A guide to to determine if something is pseudoscience or real science
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Your first exposure to any pseudoscientific claim will almost certainly come in the form of a catchy headline—perhaps a little too catchy. John Gregory, a researcher for the online fact-checking service NewsGuard, warns that fully capitalized words, exclamation points, or strong opinions in the headline of an article are some of the first signs that its contents may be misleading.https://77c7eab406a41c3536c46ed4b449f2ba.safeframe.googlesyndication.com/safeframe/1-0-38/html/container.html
“One of the dead giveaways is the use of really emotional language,” he says, adding that the key difference between a factual and misleading story is what evidence its authors use to back up the headline’s claim. This means that your best defense against being duped is to click the link and actually read the article, rather than taking the headline at face value. It’s often difficult for journalists to convey nuance and uncertainty in headlines that are meant to be catchy and brief. The best way to tell whether a headline is accurate, misleading, or downright false is to see for yourself what the article has to say.
Scrutinize the study
Science news is usually based on a specific, detailed study—a feature that sets it apart from other types of news. Ironically, this makes it both easier to verify and easier to fake. On one hand, a primary source like a recently published paper can quickly back up an article’s claims. On the other, many developments in science and medicine are fairly complex, making primary sources difficult for many readers to understand.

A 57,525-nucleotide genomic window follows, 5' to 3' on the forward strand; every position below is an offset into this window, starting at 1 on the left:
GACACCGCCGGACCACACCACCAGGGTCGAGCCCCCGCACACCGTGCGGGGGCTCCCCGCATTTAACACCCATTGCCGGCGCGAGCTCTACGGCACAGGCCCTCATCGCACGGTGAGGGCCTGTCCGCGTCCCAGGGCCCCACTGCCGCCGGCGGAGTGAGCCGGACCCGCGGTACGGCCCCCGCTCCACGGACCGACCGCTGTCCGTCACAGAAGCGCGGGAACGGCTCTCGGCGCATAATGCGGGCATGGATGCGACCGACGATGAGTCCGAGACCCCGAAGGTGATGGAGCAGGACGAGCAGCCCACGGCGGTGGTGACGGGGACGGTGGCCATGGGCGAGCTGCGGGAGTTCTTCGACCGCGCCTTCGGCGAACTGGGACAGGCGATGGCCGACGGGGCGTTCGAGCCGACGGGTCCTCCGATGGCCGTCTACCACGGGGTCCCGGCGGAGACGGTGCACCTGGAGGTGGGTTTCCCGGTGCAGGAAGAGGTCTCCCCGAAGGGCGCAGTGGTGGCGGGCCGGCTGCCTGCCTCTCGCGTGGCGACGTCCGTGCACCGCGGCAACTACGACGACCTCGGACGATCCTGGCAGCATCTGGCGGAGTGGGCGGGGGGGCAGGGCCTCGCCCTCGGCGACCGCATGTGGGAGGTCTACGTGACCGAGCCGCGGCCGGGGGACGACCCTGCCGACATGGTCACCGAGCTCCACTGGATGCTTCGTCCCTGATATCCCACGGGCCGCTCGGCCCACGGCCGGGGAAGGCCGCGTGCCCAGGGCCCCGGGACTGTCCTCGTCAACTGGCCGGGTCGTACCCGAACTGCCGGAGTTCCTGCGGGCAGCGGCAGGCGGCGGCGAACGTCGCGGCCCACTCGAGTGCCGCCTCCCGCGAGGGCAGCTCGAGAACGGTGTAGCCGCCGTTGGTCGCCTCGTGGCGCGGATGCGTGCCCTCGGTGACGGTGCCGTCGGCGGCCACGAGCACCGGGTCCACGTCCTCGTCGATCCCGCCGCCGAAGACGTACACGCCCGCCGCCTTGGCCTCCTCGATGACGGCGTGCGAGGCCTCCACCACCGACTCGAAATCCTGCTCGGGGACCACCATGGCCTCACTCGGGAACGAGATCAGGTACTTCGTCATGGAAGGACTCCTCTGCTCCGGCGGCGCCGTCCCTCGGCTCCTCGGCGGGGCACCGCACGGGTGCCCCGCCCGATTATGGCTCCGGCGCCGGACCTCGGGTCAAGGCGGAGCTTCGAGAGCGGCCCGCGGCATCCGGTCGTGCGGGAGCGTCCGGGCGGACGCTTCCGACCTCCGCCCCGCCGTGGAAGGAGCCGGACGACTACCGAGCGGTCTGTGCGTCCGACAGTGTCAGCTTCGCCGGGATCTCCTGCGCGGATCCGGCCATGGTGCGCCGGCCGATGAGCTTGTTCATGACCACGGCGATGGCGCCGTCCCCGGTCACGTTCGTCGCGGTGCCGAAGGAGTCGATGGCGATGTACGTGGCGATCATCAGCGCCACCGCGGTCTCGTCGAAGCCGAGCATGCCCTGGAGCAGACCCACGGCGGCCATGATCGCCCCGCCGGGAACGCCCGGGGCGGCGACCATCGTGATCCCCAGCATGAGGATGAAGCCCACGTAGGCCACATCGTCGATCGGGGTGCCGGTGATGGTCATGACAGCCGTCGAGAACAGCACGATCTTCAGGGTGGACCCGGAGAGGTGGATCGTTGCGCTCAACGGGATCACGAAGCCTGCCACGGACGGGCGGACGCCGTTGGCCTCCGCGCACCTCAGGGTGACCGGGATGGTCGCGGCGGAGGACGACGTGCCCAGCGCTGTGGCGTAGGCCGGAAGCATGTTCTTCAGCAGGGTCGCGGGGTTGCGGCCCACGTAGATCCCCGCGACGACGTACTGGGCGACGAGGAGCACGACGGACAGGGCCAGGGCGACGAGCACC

“A lot of these [pseudoscience] sites rely on the fact that people are not going to dig into the studies that they’re citing,” says Gregory. “They might even present them in a way that’s not very accessible in order to give the impression of scientific rigor and lend the claims an air of credibility.”
Given that risk, it’s worthwhile to do a little extra digging into the studies behind science news stories. Keep an eye out for a few simple metrics: a large sample size, the presence of control groups, and appropriate caveats in the researchers’ conclusions. All of these items should be included in the paper’s abstract—the paragraph at the beginning that summarizes the study’s methods and findings. News articles about the study should also mention these details.https://77c7eab406a41c3536c46ed4b449f2ba.safeframe.googlesyndication.com/safeframe/1-0-38/html/container.html
“Most scientists are very cautious, always leaving open that opportunity for new data,” says Jessica McDonald, the science editor at FactCheck.org. “In fact, if a scientist is 100 percent certain of something, that’s probably a sign that they may not be giving you accurate information.”
This applies both to quoted experts and primary sources themselves. A reliable scientific study will be forthcoming about its own limitations, the scope of its results, and the need for further investigation. Likewise, a trustworthy scientist usually won’t make sweeping claims about a study’s findings, instead explaining the nuances of new discoveries.
Consider the context
Developments in the field of medicine are frequently falsified or misrepresented. This means you’ll need an extra level of scrutiny to separate fact from fiction. Often, peddlers of false info rely on a small nugget of truth to help support their claims.